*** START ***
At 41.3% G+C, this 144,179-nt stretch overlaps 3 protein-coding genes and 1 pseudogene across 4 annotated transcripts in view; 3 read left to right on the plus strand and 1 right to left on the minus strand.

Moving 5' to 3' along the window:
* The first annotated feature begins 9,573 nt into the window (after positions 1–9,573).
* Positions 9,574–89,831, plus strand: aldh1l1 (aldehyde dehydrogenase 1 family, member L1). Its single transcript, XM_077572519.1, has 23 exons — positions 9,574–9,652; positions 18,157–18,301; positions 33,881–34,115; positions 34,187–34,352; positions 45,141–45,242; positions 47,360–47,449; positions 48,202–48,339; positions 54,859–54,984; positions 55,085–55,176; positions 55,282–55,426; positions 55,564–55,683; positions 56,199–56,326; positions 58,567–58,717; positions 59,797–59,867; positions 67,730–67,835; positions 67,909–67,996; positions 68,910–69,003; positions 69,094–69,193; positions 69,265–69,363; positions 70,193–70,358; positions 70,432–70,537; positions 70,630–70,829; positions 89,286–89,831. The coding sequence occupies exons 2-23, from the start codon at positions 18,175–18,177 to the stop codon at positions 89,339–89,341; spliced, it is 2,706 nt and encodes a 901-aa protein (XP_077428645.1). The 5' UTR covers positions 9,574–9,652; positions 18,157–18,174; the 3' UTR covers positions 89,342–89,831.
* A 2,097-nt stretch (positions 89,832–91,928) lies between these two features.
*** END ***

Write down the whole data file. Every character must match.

At 41.3% G+C, this 144,179-nt stretch overlaps 3 protein-coding genes and 1 pseudogene across 4 annotated transcripts in view; 3 read left to right on the plus strand and 1 right to left on the minus strand.

Moving 5' to 3' along the window:
* The first annotated feature begins 9,573 nt into the window (after positions 1–9,573).
* Positions 9,574–89,831, plus strand: aldh1l1 (aldehyde dehydrogenase 1 family, member L1). Its single transcript, XM_077572519.1, has 23 exons — positions 9,574–9,652; positions 18,157–18,301; positions 33,881–34,115; positions 34,187–34,352; positions 45,141–45,242; positions 47,360–47,449; positions 48,202–48,339; positions 54,859–54,984; positions 55,085–55,176; positions 55,282–55,426; positions 55,564–55,683; positions 56,199–56,326; positions 58,567–58,717; positions 59,797–59,867; positions 67,730–67,835; positions 67,909–67,996; positions 68,910–69,003; positions 69,094–69,193; positions 69,265–69,363; positions 70,193–70,358; positions 70,432–70,537; positions 70,630–70,829; positions 89,286–89,831. The coding sequence occupies exons 2-23, from the start codon at positions 18,175–18,177 to the stop codon at positions 89,339–89,341; spliced, it is 2,706 nt and encodes a 901-aa protein (XP_077428645.1). The 5' UTR covers positions 9,574–9,652; positions 18,157–18,174; the 3' UTR covers positions 89,342–89,831.
* A 2,097-nt stretch (positions 89,832–91,928) lies between these two features.